In the 1960s, jazz legend Sun Ra applied to NASA's art program.

Somewhat of a glorified PR campaign, the program mostly funded cubist portraits of astronauts and artist imaginings of space colonies. But Ra had much bigger ideas about the program's potential.

"Without the proper type of music, your program will be more difficult than need be," Ra wrote in his application. "You know it is said, 'Music soothes the savage beast,' and what is called man is very anarchy-minded at present."

The application, framed on a white wall in a new art exhibit, Monuments: The Earth Expedition of Sun Ra, reads like a prophecy. Hidden on the top floor of the Portland Art Museum's contemporary art tower, the exhibit is the largest Sun Ra retrospective yet. Along with the frenetic, cosmic jazz that Ra composed with his band, the Sun Ra Arkestra, Ra and his collective are perhaps best known for the Afrofuturist clothing they wore on and offstage. Re-creations of four such opulent outfits are displayed on a platform at the center of one of Monuments' two rooms. There are dozens of rare vinyl sleeves laid out on a wall like tiles, along with glass cases containing never-before-seen artifacts from the Arkestra's communal home in Philadelphia, including intimate photos and sketches of album covers.

(Kari Renée Pero)
(Kari Renée Pero)

Monuments is the final show in We.Construct.Marvels.Between.Monuments, a five-exhibit series helmed by curator Libby Werbel, founder of Portland Museum of Modern Art, which holds exhibits in the basement of Mississippi Records. For each show in the series, Werbel worked closely with a different group of Portland artists who typically operate outside commercial art institutions, all of whom are artists of color.

Monuments is the work of Deep Underground (DUG), a collective that hosts a monthly open mic along with other artist gatherings. "What I was really thinking about [with the series] was, how do we highlight and show the marvelousness of art happening on the fringe of institutional recognition?" Werbel says. "[It was] intentional to kind of end on this, thinking about creating new monuments, and the museum as an old, dated monument, and how do we tear down old constructs and build new ones."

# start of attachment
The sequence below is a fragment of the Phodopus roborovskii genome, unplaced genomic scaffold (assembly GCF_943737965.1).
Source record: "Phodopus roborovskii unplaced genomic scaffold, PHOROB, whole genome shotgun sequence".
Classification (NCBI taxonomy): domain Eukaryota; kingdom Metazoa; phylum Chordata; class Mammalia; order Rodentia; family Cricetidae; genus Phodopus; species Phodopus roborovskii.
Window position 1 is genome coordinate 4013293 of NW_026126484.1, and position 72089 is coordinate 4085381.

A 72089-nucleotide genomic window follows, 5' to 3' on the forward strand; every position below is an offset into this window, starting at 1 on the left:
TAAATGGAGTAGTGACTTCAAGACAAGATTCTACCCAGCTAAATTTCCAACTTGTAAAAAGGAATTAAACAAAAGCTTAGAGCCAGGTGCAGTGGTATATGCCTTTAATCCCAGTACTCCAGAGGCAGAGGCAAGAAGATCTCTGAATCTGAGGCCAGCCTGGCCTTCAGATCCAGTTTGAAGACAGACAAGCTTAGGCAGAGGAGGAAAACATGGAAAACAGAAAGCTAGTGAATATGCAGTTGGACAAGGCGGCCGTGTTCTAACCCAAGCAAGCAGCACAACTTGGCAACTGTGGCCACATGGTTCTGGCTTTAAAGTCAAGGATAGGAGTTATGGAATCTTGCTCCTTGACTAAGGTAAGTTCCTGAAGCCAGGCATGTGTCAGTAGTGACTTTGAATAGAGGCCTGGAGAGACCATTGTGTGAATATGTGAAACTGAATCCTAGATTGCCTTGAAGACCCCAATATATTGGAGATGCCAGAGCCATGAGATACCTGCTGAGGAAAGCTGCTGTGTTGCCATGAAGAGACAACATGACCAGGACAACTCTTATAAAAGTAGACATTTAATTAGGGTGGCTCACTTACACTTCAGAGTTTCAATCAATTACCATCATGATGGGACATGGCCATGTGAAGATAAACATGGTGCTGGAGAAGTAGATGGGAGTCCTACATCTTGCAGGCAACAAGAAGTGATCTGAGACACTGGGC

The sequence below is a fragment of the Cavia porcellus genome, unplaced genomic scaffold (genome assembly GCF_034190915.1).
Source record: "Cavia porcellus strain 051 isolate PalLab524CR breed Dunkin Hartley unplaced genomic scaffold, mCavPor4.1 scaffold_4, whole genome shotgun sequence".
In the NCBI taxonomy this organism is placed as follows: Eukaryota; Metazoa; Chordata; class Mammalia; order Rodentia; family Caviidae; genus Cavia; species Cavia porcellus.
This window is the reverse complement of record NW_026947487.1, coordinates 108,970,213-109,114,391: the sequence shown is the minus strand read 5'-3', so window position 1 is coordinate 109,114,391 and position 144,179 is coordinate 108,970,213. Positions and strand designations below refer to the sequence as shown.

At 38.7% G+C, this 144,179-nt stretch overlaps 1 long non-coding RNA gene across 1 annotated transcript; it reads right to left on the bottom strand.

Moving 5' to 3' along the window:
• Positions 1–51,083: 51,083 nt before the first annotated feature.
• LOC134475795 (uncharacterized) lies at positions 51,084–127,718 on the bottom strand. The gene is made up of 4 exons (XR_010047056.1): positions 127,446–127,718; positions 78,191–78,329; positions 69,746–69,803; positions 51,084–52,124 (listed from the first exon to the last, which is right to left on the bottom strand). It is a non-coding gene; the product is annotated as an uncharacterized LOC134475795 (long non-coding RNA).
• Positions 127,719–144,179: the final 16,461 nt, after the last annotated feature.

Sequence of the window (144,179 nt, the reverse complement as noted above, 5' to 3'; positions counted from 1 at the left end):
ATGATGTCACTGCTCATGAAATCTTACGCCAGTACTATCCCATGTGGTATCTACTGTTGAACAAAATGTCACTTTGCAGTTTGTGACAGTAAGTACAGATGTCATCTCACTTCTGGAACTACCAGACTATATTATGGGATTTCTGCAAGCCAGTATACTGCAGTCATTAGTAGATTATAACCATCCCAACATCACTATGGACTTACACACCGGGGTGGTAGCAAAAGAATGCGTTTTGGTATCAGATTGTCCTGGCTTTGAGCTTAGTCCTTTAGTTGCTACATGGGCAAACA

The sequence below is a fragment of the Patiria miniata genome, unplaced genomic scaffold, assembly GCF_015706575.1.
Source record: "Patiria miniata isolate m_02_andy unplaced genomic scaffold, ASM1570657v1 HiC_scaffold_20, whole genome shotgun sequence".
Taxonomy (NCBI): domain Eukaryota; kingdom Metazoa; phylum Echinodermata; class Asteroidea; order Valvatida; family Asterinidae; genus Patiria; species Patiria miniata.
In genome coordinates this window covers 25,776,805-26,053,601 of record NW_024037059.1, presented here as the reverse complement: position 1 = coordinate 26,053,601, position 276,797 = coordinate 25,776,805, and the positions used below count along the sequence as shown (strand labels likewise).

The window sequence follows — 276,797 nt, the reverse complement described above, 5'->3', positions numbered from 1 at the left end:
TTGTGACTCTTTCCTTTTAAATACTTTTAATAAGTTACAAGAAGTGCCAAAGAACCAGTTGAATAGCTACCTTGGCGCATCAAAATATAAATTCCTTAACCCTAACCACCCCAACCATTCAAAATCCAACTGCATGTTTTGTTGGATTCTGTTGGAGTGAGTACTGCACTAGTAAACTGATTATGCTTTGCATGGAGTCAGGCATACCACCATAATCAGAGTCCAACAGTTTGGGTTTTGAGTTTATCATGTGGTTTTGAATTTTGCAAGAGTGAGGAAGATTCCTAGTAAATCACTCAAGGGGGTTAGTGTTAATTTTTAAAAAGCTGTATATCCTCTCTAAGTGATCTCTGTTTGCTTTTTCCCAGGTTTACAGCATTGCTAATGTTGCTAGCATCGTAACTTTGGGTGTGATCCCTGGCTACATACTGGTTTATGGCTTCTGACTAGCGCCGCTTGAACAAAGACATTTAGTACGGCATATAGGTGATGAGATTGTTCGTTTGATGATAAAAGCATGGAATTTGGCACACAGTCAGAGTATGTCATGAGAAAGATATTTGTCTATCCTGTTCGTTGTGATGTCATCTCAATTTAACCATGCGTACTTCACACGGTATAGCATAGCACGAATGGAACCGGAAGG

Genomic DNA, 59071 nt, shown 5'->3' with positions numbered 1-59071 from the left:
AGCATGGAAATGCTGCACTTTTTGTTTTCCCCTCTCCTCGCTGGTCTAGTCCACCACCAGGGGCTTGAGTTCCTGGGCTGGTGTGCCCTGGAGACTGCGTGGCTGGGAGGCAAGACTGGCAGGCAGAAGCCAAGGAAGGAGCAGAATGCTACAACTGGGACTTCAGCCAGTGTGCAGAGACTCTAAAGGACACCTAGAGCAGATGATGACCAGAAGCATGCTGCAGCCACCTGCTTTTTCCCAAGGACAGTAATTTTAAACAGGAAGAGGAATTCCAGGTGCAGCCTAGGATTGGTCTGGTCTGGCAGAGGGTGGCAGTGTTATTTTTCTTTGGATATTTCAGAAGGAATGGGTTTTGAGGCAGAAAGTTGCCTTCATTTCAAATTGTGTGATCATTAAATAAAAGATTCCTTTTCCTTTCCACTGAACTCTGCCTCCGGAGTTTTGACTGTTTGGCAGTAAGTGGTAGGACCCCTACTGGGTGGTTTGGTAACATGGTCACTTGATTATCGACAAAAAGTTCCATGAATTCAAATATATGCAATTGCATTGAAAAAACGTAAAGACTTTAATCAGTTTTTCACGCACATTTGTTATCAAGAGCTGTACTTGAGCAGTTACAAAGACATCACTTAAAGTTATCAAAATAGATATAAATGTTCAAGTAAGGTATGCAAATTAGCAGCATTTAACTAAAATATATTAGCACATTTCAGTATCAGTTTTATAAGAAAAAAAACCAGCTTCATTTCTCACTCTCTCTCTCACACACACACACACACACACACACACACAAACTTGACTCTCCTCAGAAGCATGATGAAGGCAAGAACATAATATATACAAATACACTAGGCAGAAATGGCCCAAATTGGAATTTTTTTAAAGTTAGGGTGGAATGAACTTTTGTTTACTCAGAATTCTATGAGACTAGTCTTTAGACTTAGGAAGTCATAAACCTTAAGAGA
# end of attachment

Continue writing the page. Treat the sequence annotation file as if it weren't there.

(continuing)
Monuments feels less like a Sun Ra retrospective and more like a living shrine or sanctuary. At the entrance to the exhibit, a lush display of vine plants frame a gold, 3-D-printed bust of the musician wearing his most iconic headpiece—a pharaoh's crown topped with what looks like a giant tuning fork cradling an orb. There's a video collage of the Sun Ra Arkestra projected onto the wall in a dark corner of the exhibit where you can sit swallowed in a couch with a tall back and comfy cushions. In a hallway with black walls, there are stations with headphones to listen to samples of the Arkestra's massive catalog.

The exhibit seems just as concerned with the grandeur of Ra's legacy as with his smaller moments of genius. There are several framed stills from his 1974 movie Space Is the Place, including one of a Ra wearing a zen expression and roped to an airchair. The didactic card for the still plainly reads: "Sun Ra kidnapped by the CIA, tied to a chair and forced to listen to Sousa Marches on headphones as a form of torture."

Unlike most retrospectives, Monuments isn't interested slotting Ra's work into a pre-existing canon. "It's twofold. It's looking at somebody we think is definitely underappreciated and underrecognized," Werbel says. "[And] how institutions also have a hard time doing work around finding, sourcing and creating opportunities for under-recognized artists."

It's a difficult balance to assert an artists' place in history while also questioning the basis of history. Even writing an article about Monuments is just another iteration of evaluating art in a context it doesn't care to be in. But DUG's introduction to the Monuments slices through the idea that all of that is some kind of paradox. The collective points to rhetoric like "Abraham Lincoln freed the slaves," as an example of how recognition is wrapped. "No," the collective writes. "The enslaved people fought and died to free themselves, and so long as the majority of statues, public sculptures and landmarks in this country are in reference to colonialism and its leaders, an accurate story of this country is not being told."

Though that's the only place where DUG overtly separates its voices from Ra's, that desire to leave behind the dominant cultural and literal language rings throughout the exhibit. In a 1970 San Francisco Chronicle article that's displayed on one of the exhibit's walls, Ra explains why he dislikes the word "birth" to describe his arrival on Earth. "This birth thing is very bad for people. The word should be abolished," he says. "Supreme beings have trapped humans with words and one of them is birth."

In that way, it's difficult to talk about Sun Ra's work without measuring it according to the structures Ra's backstory places him beyond. So Monuments lets Ra do the talking. DUG selected one of the musician's poems to caption a particularly iconic 1974 portrait of Ra in his headpiece and a long red gown: "Faith can be a bridge/Between what is called reality/And what is thought to be myth/For myth is a word/And a world all its own."

SEE IT: Monuments: The Earth Expedition of Sun Ra is at the Portland Art Musuem, 1219 SW Park Ave., portlandartmusuem.org. 10 am-5 pm Tuesday-Sunday through Jan. 27. $20 museum admission.